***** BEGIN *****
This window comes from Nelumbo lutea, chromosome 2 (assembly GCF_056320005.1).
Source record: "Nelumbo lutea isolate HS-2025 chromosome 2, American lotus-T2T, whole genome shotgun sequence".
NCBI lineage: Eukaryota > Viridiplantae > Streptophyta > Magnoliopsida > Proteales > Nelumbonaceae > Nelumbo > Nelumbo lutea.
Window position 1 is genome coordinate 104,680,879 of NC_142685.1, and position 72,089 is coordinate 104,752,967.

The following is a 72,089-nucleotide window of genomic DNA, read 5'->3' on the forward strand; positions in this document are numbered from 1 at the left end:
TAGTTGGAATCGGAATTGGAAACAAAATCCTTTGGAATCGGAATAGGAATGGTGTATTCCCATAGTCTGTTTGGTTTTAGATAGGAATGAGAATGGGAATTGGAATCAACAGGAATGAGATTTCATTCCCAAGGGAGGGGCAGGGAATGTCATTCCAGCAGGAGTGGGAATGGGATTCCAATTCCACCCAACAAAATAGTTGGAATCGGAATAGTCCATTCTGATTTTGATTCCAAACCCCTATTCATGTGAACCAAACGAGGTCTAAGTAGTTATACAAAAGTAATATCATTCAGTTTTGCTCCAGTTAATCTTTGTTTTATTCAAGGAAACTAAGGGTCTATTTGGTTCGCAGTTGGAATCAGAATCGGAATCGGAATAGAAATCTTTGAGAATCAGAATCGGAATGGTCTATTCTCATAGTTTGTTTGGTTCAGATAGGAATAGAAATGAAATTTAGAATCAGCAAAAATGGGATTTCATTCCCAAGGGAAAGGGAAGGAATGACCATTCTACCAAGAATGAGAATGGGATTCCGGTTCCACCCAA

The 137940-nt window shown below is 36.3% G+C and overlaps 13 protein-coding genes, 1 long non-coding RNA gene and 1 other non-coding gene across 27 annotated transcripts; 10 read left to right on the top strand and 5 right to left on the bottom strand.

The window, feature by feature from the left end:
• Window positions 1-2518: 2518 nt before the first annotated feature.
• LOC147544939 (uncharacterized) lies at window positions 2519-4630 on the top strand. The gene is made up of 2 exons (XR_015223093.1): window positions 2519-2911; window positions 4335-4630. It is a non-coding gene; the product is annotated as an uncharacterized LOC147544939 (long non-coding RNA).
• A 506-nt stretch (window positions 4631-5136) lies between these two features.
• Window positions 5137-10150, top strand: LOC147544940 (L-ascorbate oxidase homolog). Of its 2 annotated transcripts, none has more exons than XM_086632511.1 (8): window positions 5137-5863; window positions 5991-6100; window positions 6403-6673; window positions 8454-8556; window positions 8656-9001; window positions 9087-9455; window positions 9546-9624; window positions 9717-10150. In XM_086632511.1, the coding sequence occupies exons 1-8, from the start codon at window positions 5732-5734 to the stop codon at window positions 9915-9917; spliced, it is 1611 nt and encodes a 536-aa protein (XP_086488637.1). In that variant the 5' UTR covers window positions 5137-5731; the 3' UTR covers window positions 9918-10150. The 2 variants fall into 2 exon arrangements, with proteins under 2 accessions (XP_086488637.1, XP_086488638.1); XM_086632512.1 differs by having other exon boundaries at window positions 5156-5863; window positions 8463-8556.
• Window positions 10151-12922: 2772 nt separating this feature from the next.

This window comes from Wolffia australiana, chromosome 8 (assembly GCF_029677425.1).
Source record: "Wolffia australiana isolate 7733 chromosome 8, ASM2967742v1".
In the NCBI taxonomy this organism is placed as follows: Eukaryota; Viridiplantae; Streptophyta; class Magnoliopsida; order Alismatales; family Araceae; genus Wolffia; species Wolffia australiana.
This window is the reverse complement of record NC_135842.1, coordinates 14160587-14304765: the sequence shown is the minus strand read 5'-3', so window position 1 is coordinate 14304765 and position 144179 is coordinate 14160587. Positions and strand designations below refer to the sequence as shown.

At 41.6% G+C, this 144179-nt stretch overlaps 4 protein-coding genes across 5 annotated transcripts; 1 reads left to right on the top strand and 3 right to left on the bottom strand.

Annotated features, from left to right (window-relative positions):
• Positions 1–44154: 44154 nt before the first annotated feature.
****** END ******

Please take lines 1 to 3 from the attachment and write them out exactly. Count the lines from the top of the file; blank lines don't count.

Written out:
This window comes from Nelumbo lutea, chromosome 2 (assembly GCF_056320005.1).
Source record: "Nelumbo lutea isolate HS-2025 chromosome 2, American lotus-T2T, whole genome shotgun sequence".
NCBI lineage: Eukaryota > Viridiplantae > Streptophyta > Magnoliopsida > Proteales > Nelumbonaceae > Nelumbo > Nelumbo lutea.